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methinks

Alternatives to singletons for data manager?

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One of the clever, but more contraversial alternatives I've found for sharing data between classes is to use inheritance/static fields. Let's say you're programming a 3D editor of some sort, and a list of vertexes in your model has to be shared between many classes. The options in this thread include simply passing the list as a parameter, setting up a singleton, or setting up a container class that gets passed at runtime.

With my inheritance method, you set up an abstract class that contains protected static fields for shared information - such as the list of vertexes that has to be shared. Any class that needs access to those vertexes would inherit the abstract class.


I know you've put a lot of thought into your way of avoiding globals, but your editor example is a good example for passing references. At first many may think, I have this model editor and it can only do one model at a time. I've made a model editor and made the same assumption. Sure if that's true, just use a global or singleton rather than a more complex organization just to avoid using globals.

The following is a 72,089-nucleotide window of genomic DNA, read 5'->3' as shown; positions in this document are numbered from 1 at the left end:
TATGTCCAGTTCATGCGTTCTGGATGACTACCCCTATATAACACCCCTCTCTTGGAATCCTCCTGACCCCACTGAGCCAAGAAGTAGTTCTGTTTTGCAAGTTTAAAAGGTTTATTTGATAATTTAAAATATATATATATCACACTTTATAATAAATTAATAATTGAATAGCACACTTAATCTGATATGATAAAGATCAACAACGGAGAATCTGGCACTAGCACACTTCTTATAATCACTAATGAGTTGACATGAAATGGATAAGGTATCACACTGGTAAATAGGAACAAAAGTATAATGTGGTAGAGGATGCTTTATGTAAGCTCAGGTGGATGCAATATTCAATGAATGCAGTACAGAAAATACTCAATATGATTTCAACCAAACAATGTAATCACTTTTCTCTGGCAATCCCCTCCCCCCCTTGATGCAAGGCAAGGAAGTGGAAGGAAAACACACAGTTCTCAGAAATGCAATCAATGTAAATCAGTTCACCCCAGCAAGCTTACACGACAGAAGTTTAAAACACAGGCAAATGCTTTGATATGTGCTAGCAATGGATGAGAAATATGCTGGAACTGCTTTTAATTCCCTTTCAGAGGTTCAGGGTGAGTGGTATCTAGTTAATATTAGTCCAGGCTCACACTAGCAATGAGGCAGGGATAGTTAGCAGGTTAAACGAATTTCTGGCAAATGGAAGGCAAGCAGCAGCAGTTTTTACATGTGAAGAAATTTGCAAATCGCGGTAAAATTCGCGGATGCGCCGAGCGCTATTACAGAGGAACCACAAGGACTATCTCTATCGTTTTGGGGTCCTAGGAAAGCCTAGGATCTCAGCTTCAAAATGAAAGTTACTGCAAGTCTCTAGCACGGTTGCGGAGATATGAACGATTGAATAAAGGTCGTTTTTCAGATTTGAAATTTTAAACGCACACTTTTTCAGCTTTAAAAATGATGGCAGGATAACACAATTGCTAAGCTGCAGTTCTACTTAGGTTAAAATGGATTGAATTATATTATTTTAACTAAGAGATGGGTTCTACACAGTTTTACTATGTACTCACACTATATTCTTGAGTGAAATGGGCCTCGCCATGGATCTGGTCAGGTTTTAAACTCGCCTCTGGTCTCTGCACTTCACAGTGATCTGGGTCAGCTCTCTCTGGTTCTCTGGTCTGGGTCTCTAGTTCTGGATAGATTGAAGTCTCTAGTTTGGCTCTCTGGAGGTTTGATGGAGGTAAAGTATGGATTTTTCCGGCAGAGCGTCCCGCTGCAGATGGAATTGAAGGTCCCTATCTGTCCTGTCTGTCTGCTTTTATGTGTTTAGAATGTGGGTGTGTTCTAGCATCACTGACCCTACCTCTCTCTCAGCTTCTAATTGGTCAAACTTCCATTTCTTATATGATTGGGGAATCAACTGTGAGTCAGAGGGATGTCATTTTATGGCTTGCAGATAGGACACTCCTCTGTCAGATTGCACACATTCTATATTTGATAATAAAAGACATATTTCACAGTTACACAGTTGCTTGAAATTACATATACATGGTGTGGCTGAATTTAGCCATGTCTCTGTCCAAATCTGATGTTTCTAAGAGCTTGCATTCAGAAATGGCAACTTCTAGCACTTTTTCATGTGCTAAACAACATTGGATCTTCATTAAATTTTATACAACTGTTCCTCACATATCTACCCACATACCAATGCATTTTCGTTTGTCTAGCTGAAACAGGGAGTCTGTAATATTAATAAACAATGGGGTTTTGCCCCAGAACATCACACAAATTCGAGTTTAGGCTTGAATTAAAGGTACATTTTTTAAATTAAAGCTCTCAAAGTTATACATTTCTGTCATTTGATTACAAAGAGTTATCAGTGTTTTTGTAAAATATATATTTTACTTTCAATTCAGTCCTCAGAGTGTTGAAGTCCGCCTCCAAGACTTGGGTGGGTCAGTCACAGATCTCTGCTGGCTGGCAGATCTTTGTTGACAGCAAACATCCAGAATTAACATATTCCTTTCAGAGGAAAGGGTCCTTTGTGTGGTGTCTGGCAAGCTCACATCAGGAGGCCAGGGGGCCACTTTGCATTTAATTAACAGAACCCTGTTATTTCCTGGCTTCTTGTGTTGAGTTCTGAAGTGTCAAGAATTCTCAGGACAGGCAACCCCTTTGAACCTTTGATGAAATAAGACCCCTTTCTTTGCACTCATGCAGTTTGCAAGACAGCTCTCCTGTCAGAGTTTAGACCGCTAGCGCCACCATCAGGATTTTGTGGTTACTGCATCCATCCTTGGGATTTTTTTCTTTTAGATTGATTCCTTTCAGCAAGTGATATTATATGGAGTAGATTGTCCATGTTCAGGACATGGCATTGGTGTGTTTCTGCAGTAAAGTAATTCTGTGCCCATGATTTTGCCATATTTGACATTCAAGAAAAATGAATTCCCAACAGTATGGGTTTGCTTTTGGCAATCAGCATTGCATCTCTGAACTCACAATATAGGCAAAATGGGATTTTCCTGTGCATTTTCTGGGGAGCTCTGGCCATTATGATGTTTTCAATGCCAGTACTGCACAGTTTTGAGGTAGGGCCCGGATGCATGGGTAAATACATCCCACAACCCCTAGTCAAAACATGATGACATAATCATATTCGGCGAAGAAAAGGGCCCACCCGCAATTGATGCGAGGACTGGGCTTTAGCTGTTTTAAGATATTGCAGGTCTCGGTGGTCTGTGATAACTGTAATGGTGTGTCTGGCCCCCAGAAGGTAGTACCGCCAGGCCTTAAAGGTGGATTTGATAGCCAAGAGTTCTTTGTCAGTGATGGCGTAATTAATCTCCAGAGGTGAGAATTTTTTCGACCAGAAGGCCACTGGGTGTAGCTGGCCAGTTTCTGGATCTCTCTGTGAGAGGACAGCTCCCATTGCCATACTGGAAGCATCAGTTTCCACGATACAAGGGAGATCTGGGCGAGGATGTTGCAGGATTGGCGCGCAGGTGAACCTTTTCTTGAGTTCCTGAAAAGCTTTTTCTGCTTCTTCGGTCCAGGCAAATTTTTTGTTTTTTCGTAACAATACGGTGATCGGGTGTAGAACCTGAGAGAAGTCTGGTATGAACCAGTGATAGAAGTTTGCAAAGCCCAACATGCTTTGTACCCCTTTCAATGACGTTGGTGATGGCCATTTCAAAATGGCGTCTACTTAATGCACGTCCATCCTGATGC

But really, will an editor only store ONE model? Maybe this editor allows you to load a character model, but it can also load attachments like weapons. The editor can manipulate the character and the attachments. It seemed like only one model was needed, but after adding more functionality, now you need more than one. So when you open a dialog or tool in the editor, the dialog or tool will need to be passed a reference of what it will manipulate.
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A basic philosophy I sort of follow is that code should be (in order):